In December we will be honoured to host the third annual Sir Henry Brooke Awards for Human Rights Defenders. The awards will be an opportunity to celebrate the commitment of our beloved late patron Sir Henry Brooke, and the lawyers and other human rights defenders we protect, to the rule of law. This is increasingly prescient as civil liberties and human rights lawyers come under increasing fire in the UK and all over the world.
The annual ceremony reminds us of the challenges that rights defenders face in contexts where the rule of law is weak. They are vital to the defence of fundamental freedoms, for which they often pay with their own lives.
In recent years the UK legal profession has come under fire from all angles; attacked by the government and the media as out of touch and ill-at-ease with the concerns of everyday people and favouring their clients over the rule of law. Following a knife attack at an immigration firm, the Law Society has written to the Home Secretary about its public statements about ‘activist lawyers’ and the risk it puts professionals upholding the rule of law.
Being a lawyer is by no means easy in this country, but looking overseas puts things somewhat into perspective. We work in eight countries where being a human rights lawyer means daily attacks, threats and intimidation. With human rights lawyers under threat all over the world, we need to raise our voice and stand in solidarity with them so they can continue to fight for the rule of law.
The freedom to uphold the rule of law is one which every legal professional should have, but, unfortunately for the lawyers that PBI supports, this is not the case. At the Sir Henry Brooke Awards, PBI invites British lawyers to reflect on the privileges that are unfortunately not enjoyed by the lawyers we work with.
“I wanted to help because it was obviously something well worth supporting.”
We also want to reflect on the resilience we have seen in human right defenders working in times of adversity. The pandemic has changed the lives of everyone, perhaps permanently. We may struggle with the outbreak and its consequences, and we can gain strength from hearing the stories of those keeping their communities safe and continuing to defend their rights against repressive governments and inadequate healthcare systems. Around the world, communities are stepping up to tackle the global health crisis: organising mutual aid; donating time and money to the vulnerable; and taking risks to guarantee the safety of humanity. Monitoring human rights violations and government abuses, HRDs have played an invaluable role within their communities becoming the first point of contact for support and help during the COVID crisis. Often neglected from government programmes.
Finally, we want to celebrate the support of the UK legal community to the defence of justice around the world, as they support the effort of human rights defenders working in countries where the rule of law is weak. Their financial and pro bono assistance is essential for human rights defenders to be able to protect the rights of the most vulnerable.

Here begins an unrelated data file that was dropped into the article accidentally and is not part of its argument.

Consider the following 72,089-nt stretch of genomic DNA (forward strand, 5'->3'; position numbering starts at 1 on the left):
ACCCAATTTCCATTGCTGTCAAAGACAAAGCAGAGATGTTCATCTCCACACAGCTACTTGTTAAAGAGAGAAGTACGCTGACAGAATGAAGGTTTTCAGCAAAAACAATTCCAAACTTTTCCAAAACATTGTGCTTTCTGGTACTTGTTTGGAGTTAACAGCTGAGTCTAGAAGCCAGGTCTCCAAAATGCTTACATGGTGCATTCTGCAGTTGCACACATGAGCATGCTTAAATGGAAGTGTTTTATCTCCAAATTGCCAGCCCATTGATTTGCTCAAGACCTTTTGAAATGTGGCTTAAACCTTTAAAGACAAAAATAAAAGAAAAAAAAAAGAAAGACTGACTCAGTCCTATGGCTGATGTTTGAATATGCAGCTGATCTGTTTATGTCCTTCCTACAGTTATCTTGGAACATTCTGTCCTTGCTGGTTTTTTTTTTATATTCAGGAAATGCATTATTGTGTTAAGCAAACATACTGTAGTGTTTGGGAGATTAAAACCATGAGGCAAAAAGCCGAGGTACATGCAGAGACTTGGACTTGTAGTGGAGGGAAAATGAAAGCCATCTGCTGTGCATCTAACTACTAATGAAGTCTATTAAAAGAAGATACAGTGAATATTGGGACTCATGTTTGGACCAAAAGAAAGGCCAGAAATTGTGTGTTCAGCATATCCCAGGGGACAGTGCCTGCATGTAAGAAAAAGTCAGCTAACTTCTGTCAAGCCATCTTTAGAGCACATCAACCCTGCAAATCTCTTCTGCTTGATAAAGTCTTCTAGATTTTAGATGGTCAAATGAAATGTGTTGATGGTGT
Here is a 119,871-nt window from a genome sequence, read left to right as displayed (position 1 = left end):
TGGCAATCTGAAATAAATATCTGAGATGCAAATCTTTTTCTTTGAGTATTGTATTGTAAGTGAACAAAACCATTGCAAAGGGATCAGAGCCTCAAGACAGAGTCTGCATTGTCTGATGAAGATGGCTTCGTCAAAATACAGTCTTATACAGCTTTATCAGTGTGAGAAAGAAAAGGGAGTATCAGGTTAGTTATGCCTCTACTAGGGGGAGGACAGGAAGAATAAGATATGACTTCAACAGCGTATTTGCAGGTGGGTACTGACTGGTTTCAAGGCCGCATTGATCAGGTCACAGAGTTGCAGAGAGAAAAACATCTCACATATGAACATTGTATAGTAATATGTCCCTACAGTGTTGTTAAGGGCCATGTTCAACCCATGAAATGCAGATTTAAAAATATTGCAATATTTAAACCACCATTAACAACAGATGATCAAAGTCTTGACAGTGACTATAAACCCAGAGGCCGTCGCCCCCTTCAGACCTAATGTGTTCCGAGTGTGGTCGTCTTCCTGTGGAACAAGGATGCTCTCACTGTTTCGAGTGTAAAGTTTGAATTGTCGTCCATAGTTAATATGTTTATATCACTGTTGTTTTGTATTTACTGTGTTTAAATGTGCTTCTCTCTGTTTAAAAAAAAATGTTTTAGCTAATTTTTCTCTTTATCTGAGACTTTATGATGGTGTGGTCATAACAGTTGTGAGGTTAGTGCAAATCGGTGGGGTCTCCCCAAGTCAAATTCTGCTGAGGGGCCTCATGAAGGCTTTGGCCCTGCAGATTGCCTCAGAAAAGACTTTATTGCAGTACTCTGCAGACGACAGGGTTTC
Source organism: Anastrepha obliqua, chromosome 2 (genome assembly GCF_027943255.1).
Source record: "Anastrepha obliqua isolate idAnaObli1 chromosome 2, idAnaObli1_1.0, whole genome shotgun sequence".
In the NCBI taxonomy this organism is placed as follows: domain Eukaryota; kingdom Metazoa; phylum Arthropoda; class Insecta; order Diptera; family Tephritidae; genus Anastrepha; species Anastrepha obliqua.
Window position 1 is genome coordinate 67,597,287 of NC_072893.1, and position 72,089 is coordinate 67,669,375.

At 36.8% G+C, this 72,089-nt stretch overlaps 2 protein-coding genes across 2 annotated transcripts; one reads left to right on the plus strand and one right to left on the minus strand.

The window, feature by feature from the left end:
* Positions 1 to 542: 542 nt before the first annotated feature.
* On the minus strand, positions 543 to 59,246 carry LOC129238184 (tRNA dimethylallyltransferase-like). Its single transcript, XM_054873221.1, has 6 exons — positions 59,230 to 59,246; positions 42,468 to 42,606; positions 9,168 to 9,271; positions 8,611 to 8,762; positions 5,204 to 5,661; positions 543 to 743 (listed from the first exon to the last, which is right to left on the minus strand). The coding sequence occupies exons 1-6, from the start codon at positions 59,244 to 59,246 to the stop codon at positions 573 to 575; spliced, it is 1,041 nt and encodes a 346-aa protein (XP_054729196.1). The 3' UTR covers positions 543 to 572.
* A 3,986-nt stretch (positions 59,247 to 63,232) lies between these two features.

Sir Henry Brooke CMG
The awards will be presented in honour of our much-missed late patron. Sir Henry was a man of remarkable conviction, integrity and generosity, whose life and career were characterised by his tireless commitment to justice, equality and human rights. We have chosen the award winners on the basis of the qualities he valued most, this year with a particular focus on defenders who have demonstrated commitment to the rule of law and protecting freedom of expression.
A lawyer at Fountain Court Chambers who went on to serve as a High Court Judge, Sir Henry’s many achievements included chairing the Bar’s Race Relations Committee, which introduced racial awareness training for English magistrates and judges. As a judge, Sir Henry travelled widely across the world to speak about human rights, penal reform, access to justice and equality issues.
Sir Henry became a Patron of PBI UK in 2006. Explaining why, he said that: “PBI is a unique institution. When I meet the lawyers from Colombia and other countries, I am very struck by how single-minded they are. They put their clients’ interest first and foremost, long before their own safety. PBI provides them with accompaniment without which they could not do their work... they save them from being killed.”
Four years later, he founded the Alliance for Lawyers at Risk, stating that: “The launch of the Alliance marks an opportunity for lawyers in the UK, individually and through their firms and Chambers, to fulfil our commitment to the protection of human rights around the world and help our fellow professionals.”
Sir Henry contributed enormously to PBI’s work with his expertise and commitment to supporting human rights defenders at risk through generous financial contributions, life-saving intervention letters, and making statements to protect the lives of legal practitioners around the world. In recognition of this invaluable contribution, Sir Henry was presented with an ‘Invisible Mandelas’ award in 2017.